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Understanding the Lithosphere

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The lithosphere is the cold, mechanically strong outer layer of the Earth, making up its tectonic plates. It controls surface topography, natural hazards and the development of natural resources. Yet, its composition, evolution and many of the mechanisms of how it controls what happens at the surface remain unclear. Britain and Ireland offer intriguing new evidence on the processes. Recent seismic tomography shows pronounced, previously unknown variations in the lithospheric thickness across the islands. These variations show a remarkable match to the distribution of seismicity and offer a solution to a long-standing puzzle: why Ireland is nearly aseismic and Britain has substantial seismicity, although mostly in its western part. Tomography shows that Ireland has a thick, cold and, by inference, mechanically strong lithosphere—and features few earthquakes. Western Britain, by contrast, has thin, warm and mechanically weak lithosphere, and it hosts numerous low to moderate magnitude events. Lithospheric thinning in the circum-Irish Sea area also shows a remarkable match with the distribution of the Paleogene uplift and magmatism, which occurred in the course of the North Atlantic Igneous Province (NAIP) emplacement. Across NAIP and in other Large Igneous Provinces (LIPs), thin-lithosphere channels—pre-existing and evolving in the course of the LIP emplacement—appear to determine the enigmatic distributions of the volcanism, often scattered over thousands of kilometers. The composition and evolution of the lithosphere are in question, in particular, beneath cratons, the Archean cores of continents whose very definition has been debated. Computational-petrology modeling and inversion can integrate quantitatively different geophysical and geological measurements and facilitate the multi-disciplinary research effort that is required.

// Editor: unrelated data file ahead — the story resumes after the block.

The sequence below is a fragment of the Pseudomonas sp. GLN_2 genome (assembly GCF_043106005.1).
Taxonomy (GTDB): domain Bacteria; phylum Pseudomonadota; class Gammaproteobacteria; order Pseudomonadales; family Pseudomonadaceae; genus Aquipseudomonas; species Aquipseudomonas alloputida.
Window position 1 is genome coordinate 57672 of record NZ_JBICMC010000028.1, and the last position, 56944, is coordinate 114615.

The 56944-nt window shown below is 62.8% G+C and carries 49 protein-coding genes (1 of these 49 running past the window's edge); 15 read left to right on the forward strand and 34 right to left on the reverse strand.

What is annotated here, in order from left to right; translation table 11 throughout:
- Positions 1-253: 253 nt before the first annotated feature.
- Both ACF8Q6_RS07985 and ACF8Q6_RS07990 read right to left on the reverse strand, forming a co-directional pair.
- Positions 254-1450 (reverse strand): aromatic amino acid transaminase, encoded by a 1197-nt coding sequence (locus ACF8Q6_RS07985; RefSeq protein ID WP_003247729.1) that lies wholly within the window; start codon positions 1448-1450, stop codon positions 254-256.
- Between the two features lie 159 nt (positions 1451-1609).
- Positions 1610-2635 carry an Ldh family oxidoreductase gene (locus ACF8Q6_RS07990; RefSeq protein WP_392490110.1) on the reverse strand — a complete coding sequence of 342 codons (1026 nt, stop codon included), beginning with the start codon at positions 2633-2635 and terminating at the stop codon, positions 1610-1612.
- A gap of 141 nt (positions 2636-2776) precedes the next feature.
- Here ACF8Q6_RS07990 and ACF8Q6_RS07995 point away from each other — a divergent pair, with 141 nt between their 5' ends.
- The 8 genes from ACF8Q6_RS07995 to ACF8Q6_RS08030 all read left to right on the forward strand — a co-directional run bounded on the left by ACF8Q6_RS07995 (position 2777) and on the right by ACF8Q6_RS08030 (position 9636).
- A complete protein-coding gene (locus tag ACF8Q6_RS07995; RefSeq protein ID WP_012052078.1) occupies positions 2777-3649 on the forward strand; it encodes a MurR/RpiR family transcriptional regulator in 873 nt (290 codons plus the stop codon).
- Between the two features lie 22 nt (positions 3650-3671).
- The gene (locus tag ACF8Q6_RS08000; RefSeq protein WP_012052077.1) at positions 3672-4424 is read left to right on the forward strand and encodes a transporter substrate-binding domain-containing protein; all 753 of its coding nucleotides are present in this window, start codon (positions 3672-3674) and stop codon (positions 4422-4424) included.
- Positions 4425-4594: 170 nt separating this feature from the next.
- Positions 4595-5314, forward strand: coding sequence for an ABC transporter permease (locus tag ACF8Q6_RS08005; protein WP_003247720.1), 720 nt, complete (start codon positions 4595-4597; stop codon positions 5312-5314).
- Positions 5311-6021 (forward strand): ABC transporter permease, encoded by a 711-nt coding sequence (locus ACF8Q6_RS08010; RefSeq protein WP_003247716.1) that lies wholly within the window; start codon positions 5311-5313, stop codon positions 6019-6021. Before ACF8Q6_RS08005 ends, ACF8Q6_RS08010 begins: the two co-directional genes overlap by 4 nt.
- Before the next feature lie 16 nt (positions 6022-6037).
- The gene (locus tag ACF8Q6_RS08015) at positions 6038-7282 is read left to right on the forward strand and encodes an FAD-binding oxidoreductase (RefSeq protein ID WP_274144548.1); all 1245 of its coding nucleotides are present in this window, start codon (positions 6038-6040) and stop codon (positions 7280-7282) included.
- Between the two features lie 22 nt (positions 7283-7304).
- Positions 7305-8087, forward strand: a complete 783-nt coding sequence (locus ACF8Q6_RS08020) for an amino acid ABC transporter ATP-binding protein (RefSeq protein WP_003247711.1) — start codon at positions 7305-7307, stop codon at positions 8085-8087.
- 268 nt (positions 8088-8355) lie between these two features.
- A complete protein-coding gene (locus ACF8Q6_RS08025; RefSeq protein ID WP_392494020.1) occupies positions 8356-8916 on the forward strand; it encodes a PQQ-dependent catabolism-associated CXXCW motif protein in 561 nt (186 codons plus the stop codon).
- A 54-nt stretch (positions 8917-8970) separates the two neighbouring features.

This talk is part of the Department of Earth Sciences Seminars (downtown) series.

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